Léon Printemps

Léon Printemps (26 May 1871 – 9 July 1945) was a French artist known best for his work as a portrait and landscape painter.

Léon Printemps
Léon Printemps en 1924.jpg
Portrait of Léon Printemps in 1924
Léon Printemps

(1871-05-26)26 May 1871
Died9 July 1945(1945-07-09) (aged 74)
EducationGustave Moreau
Known forPortrait painter, Landscape painter


Léon Printemps was born in Paris to a family which originally hailed from Lille. From an early age he was attracted to painting.

His uncle, the sculptor Jules Printemps, a student of François Jouffroy at the École nationale des Beaux-Arts, supported his vocation and prepared him for the entrance examination to this school. He was admitted in 1892, joined the workshop of Gustave Moreau and regularly visited it until Moreau’s death in 1898. He also associated with such artists as Rouault, Matisse, Evenepoel, Albert Marquet, Edgar Maxence and Charles Milcendeau.

Around this period his work was largely part of the Symbolist movement and he experimented with a poetic or mythological vision and with the sensuality of the female nude.


Sully Prudhomme - 1902 - Pastel - 36x45cm

Portrait painterEdit

He soon established his reputation as a portrait artist receiving commissions from such eminent personalities as Sully Prudhomme, the first recipient of the Nobel Prize in Literature, the Prince and Princess of Waldeck, Mr and Mrs Commettant, and Prince Yusupov, the assassin of Rasputin.

Léon Printemps married in 1903 and frequently painted his family in an intimate tone, particularly his daughter Lucile whose death at the age of 6 touched him profoundly, as well as his son René.

Landscape painterEdit

Léon Printemps was a landscape painter his entire life. His desire to meet Flemish masters prompted him to travel to Belgium and the Netherlands at the end of the nineteenth century, returning home with various studies. Later in life his attraction to the beaches of Normandy, which were quite fashionable at the time, became more marked. After the First World War he started painting landscapes in Brittany and particularly the islands of the Vendée coast, the island of Noirmoutier, the island of Yeu, where he painted seascapes and portraits of fishermen and old farmers’ wives.

Flemish and Dutch influenceEdit

The appeal of the work of Flemish and Dutch masters during Printemps’ visits to the Louvre Museum inspired him to travel to Belgium and the Netherlands on several occasions with a desire to better understand the art of these great Flemish and Dutch masters. Several paintings, which were the outcome of his first visits to Belgium, were presented at the Salon des artistes français (1898 and 1905), the Salon artistique des PTT (1905) and in regional exhibitions, in Lille (1898) and in Nantes (1906).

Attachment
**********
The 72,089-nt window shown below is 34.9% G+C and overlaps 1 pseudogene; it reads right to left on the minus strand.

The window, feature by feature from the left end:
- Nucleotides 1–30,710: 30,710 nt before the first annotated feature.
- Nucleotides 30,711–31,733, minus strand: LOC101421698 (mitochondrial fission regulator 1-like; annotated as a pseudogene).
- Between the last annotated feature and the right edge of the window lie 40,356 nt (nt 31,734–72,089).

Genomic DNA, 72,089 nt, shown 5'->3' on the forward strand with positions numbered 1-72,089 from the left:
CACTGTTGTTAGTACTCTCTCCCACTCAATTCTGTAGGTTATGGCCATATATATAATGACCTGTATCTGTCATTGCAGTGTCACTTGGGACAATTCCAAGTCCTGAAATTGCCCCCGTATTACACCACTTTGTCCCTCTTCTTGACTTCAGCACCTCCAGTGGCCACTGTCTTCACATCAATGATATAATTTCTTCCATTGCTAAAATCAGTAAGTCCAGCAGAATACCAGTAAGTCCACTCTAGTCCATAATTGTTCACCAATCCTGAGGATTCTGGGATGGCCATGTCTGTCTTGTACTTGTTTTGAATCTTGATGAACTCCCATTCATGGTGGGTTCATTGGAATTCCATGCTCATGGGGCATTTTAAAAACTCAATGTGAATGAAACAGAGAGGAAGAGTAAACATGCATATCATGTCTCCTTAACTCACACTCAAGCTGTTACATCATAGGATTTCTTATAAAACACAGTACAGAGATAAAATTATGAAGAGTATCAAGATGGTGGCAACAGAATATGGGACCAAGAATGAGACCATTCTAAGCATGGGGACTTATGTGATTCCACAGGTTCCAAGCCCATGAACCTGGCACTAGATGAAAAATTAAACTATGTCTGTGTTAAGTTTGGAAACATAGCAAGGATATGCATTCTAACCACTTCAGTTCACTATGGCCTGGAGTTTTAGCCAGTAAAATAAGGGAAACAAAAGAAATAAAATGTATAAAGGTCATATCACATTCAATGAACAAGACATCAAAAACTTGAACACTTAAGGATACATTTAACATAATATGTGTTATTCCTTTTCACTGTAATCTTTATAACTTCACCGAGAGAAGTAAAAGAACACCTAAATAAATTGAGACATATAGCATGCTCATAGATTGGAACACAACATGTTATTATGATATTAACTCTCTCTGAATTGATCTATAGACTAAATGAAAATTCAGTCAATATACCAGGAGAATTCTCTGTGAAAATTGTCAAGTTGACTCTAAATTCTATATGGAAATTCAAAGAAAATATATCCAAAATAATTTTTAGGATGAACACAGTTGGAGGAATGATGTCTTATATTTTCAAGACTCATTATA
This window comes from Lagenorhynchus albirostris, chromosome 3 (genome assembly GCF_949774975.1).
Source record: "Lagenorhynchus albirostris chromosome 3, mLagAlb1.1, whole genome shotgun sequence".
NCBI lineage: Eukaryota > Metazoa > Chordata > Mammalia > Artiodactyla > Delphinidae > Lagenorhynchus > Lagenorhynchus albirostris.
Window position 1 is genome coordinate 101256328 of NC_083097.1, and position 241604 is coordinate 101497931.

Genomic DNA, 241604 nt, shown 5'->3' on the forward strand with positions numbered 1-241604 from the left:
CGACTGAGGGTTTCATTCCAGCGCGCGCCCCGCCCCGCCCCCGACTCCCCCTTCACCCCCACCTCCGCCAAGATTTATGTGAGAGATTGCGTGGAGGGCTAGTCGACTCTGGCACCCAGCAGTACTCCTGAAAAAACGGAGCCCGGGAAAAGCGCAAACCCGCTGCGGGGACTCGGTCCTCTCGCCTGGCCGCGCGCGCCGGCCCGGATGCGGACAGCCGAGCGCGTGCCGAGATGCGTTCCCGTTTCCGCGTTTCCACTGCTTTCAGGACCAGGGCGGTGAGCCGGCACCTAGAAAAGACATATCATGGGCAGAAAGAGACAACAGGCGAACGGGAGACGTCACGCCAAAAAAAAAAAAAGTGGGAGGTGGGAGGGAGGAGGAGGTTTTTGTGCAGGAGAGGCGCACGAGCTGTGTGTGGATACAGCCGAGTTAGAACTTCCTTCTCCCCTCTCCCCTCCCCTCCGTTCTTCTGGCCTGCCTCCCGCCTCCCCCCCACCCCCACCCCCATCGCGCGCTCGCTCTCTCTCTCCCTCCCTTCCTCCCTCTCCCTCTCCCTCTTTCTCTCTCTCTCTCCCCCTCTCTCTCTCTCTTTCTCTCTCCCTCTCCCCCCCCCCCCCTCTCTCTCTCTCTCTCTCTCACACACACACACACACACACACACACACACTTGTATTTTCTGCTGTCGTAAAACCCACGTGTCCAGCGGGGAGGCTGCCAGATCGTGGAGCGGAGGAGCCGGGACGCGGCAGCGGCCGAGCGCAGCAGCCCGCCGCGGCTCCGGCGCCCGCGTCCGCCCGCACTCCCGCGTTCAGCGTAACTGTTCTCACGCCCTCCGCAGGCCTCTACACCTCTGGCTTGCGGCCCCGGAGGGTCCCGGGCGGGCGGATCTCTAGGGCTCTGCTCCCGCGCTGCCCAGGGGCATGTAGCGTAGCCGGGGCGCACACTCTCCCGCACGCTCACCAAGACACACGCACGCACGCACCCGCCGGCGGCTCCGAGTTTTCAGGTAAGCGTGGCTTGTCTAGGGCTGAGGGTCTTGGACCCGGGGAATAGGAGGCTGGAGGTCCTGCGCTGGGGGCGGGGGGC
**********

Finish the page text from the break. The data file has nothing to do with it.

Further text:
In 1894 Printemps travelled to Belgium for the first time, presumably in the company of other students of Gustave Moreau, visiting Bruges, Ghent, Mechelen and Antwerp. Two years later he travelled to the Meuse Valley where he painted the Bayard Rock, a remarkable sight in Dinant. In 1897, he spent some time in the Netherlands visiting the Rijksmuseum in Amsterdam. In 1898, he returned to Bruges and Mechelen. In 1929 and 1933 he also took his son René, who was also studying to become a painter at the École des Beaux-Arts in Paris, on a trip to explore these two cities.

Léon Printemps died on 9 July 1945, in his studio at 6 rue Furstenberg, where the Musée National Eugène Delacroix[1] is currently located.


Participation in Exhibitions – Awards and MeritsEdit

  • Salon des artistes français, between 1893 and 1939. Honourable mention in 1900.
  • Salon d’hiver, from 1907 until 1934.
  • Salon des artistes de Paris.
  • Exhibition of the Amis des arts de la Somme, in Amiens. Silver medal in 1896.
  • Salon of the Union artistique du Nord, in Lille. Silver medal in 1896.
  • Salon of the Rose-Croix, 1897.[2]
  • Salon artistique des PTT.
  • Exposition du Travail. Silver medal in 1899.
  • Salon of the Société des Amis des arts de Nantes, from 1902 until 1908.
  • Salon of the Cercle des Gobelins, from 1901 until 1903, 1913.
  • International exhibition of the Palais des Beaux-Arts of Monte Carlo, 1903.
  • World’s Fair in Paris Neuilly. Gold medal in 1900.
  • World’s Fair in Seattle, Washington. Gold medal in 1909.
  • Exhibition of the works of students of Gustave Moreau, Hessèle Gallery, 1910.
  • Prix du souvenir – Guerre 1914-1918, 1924.
  • Frattesi Award of the City of Paris, 1942.

Paintings in public collectionsEdit

  • Châlons-en-Champagne (Marne) : Municipal Museum – Parfum du soir – 1904. Donated by Baron Alphonse James de Rothschild.